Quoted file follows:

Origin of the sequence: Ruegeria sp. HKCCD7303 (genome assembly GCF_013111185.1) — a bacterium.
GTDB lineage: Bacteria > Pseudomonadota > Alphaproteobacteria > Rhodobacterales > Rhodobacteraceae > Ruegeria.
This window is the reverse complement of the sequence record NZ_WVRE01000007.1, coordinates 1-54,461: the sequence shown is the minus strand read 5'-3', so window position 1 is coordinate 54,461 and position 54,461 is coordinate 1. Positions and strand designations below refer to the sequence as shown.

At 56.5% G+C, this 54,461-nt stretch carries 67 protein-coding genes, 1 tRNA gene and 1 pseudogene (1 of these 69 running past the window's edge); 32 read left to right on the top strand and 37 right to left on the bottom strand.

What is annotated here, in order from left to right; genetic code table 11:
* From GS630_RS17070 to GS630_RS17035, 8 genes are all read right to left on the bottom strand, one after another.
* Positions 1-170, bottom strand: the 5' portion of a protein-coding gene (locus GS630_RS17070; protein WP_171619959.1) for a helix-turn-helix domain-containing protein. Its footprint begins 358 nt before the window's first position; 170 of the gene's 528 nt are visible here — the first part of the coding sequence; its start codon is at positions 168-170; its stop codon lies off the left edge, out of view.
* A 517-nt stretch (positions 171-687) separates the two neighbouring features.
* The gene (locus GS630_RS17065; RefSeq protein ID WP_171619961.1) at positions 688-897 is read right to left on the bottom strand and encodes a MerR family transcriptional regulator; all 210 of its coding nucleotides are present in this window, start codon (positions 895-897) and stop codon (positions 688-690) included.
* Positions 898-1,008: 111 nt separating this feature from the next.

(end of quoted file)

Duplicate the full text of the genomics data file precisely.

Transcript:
Origin of the sequence: Ruegeria sp. HKCCD7303 (genome assembly GCF_013111185.1) — a bacterium.
GTDB lineage: Bacteria > Pseudomonadota > Alphaproteobacteria > Rhodobacterales > Rhodobacteraceae > Ruegeria.
This window is the reverse complement of the sequence record NZ_WVRE01000007.1, coordinates 1-54,461: the sequence shown is the minus strand read 5'-3', so window position 1 is coordinate 54,461 and position 54,461 is coordinate 1. Positions and strand designations below refer to the sequence as shown.

At 56.5% G+C, this 54,461-nt stretch carries 67 protein-coding genes, 1 tRNA gene and 1 pseudogene (1 of these 69 running past the window's edge); 32 read left to right on the top strand and 37 right to left on the bottom strand.

What is annotated here, in order from left to right; genetic code table 11:
* From GS630_RS17070 to GS630_RS17035, 8 genes are all read right to left on the bottom strand, one after another.
* Positions 1-170, bottom strand: the 5' portion of a protein-coding gene (locus GS630_RS17070; protein WP_171619959.1) for a helix-turn-helix domain-containing protein. Its footprint begins 358 nt before the window's first position; 170 of the gene's 528 nt are visible here — the first part of the coding sequence; its start codon is at positions 168-170; its stop codon lies off the left edge, out of view.
* A 517-nt stretch (positions 171-687) separates the two neighbouring features.
* The gene (locus GS630_RS17065; RefSeq protein ID WP_171619961.1) at positions 688-897 is read right to left on the bottom strand and encodes a MerR family transcriptional regulator; all 210 of its coding nucleotides are present in this window, start codon (positions 895-897) and stop codon (positions 688-690) included.
* Positions 898-1,008: 111 nt separating this feature from the next.